ATLANTA -- Julio Teheran's 1.78 ERA in four career starts for the Atlanta Braves against the Cincinnati Reds is his lowest against any National League team.

Teheran, though, will be challenged to do a better job of not giving up home runs than he has done lately as he tries to win consecutive games for the first time this season Tuesday night against the Reds at Turner Field.

Teheran (2-6) allowed just eight hits over two starts on a California road trip by the Braves, but five were home runs.

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The 12 homers tie him for sixth-worst in the National League and puts him on pace to surpass the career-worst 27 he allowed in 2015.

That's bad news against the Reds, who lead the NL with 19 homers in June.

The good news, though, is that the three homers Teheran gave up in a loss to the Dodgers in Los Angeles and the two he surrendered in a victory at San Diego all came with the bases empty.

"It doesn't bother me. Solo homers are just one run," interim manager Brian Snitker said. "It's nothing we've talked about. No red flags have gone off."

Opponents are batting just .203 -- tied for sixth-best in the NL -- and Teheran's ERA is 2.85 despite the recent homer binge.

"He's our ace. We lean on him a lot," Snitker said.

The Braves certainly need a strong outing from Teheran after giving up 30 runs while losing their last three games, falling to 18-45 overall and 7-26 at home.

The victim of poor run support, Teheran is winless at home this season and Reds starter Brandon Finnegan won't be easy for the Braves to capitalize against offensively.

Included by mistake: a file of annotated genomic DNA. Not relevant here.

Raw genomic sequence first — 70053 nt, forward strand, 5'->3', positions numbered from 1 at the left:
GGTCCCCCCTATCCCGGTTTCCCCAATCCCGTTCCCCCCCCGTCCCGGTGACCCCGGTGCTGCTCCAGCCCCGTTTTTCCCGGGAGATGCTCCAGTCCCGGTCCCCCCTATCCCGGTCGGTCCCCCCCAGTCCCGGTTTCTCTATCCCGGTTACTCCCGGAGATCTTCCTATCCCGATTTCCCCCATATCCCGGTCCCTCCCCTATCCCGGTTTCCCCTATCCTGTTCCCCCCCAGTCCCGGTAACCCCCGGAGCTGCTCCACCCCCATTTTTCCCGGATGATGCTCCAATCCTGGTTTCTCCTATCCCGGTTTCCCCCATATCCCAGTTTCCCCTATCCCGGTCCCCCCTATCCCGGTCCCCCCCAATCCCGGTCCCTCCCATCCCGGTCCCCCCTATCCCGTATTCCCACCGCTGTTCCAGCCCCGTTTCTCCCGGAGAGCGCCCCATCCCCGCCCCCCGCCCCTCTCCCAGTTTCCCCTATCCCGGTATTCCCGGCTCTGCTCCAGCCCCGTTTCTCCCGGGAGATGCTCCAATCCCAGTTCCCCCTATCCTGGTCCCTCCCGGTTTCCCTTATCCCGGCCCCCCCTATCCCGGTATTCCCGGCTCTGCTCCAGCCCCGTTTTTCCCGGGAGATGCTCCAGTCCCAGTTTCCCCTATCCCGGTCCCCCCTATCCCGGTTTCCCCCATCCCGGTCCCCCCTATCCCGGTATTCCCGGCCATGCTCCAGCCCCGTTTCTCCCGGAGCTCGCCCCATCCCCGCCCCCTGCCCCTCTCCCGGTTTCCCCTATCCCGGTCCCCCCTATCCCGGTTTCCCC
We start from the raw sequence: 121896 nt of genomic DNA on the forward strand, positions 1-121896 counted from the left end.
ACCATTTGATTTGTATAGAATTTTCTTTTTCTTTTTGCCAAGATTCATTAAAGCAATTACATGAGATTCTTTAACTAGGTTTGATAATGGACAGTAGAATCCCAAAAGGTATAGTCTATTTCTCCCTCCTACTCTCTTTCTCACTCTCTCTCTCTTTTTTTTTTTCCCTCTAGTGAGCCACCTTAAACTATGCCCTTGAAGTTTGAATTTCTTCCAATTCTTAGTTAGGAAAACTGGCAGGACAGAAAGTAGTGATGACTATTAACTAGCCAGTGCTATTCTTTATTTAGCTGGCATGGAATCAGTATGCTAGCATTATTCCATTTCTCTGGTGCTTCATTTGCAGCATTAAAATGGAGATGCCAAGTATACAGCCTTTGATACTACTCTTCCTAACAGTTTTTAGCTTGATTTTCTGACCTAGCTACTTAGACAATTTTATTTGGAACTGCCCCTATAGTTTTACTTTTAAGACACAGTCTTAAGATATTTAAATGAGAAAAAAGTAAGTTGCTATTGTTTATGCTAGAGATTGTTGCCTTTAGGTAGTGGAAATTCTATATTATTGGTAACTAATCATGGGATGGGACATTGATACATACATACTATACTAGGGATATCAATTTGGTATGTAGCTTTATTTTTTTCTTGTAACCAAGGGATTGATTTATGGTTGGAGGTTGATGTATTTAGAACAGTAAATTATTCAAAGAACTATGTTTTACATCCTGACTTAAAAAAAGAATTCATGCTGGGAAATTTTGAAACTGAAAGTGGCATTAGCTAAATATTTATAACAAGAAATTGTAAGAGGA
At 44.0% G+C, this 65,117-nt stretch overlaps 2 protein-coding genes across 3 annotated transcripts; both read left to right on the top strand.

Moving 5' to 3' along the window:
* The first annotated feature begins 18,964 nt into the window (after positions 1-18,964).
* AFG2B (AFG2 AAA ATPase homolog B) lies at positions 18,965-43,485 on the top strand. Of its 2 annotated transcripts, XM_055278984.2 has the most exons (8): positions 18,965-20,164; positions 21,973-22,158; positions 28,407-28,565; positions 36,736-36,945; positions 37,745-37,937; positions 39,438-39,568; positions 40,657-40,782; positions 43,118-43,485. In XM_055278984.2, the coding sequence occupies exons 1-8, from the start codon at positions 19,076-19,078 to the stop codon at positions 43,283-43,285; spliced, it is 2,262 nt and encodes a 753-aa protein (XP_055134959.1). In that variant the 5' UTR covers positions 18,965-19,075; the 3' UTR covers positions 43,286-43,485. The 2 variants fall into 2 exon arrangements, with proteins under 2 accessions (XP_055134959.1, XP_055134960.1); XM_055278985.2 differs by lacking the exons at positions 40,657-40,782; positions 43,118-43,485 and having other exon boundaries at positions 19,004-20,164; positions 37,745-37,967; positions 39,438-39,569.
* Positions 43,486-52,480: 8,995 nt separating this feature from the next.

Finnegan has gone at least 6 1/3 innings in his past four outings, including a complete game against the Dodgers, and leads the Reds with seven quality starts in 13 games despite a 2-4 record.

Finnegan, acquired by the Reds as part of the Johnny Cueto deal with Kansas City last season, got a no-decision in his most recent start, giving up five hits and two runs over seven innings against the Cardinals while lowering his ERA to 3.77.

"He's a competitor, and he wears the competitiveness on his sleeve, but he doesn't let it affect his ability to make good pitches," Reds manager Bryan Price said. "He's built a lot of confidence in me and the coaching staff, and I think in his teammates as well. He gets after it. He competes."

More used to being playoff contenders, the Braves and Reds have the worst records in the National League as they rebuild for the future.

The Reds (25-39) have at least shown improvement lately, going 10-6 after an 11-game losing streak. They have won eight of their past 12.

Finnegan, 22, made his major league debut just months after being the 17th overall pick in the 2014 draft and got his first professional victory for the Royals in the American League Divisional Series against the New York Yankees.

Teheran is still just 25 despite 42 career wins for the Braves, who have refused at least so far to make him one of their trade chips.

The Braves need a hitter, but Teheran and his team-friendly long-term contract are hard to trade unless the offer in overwhelming.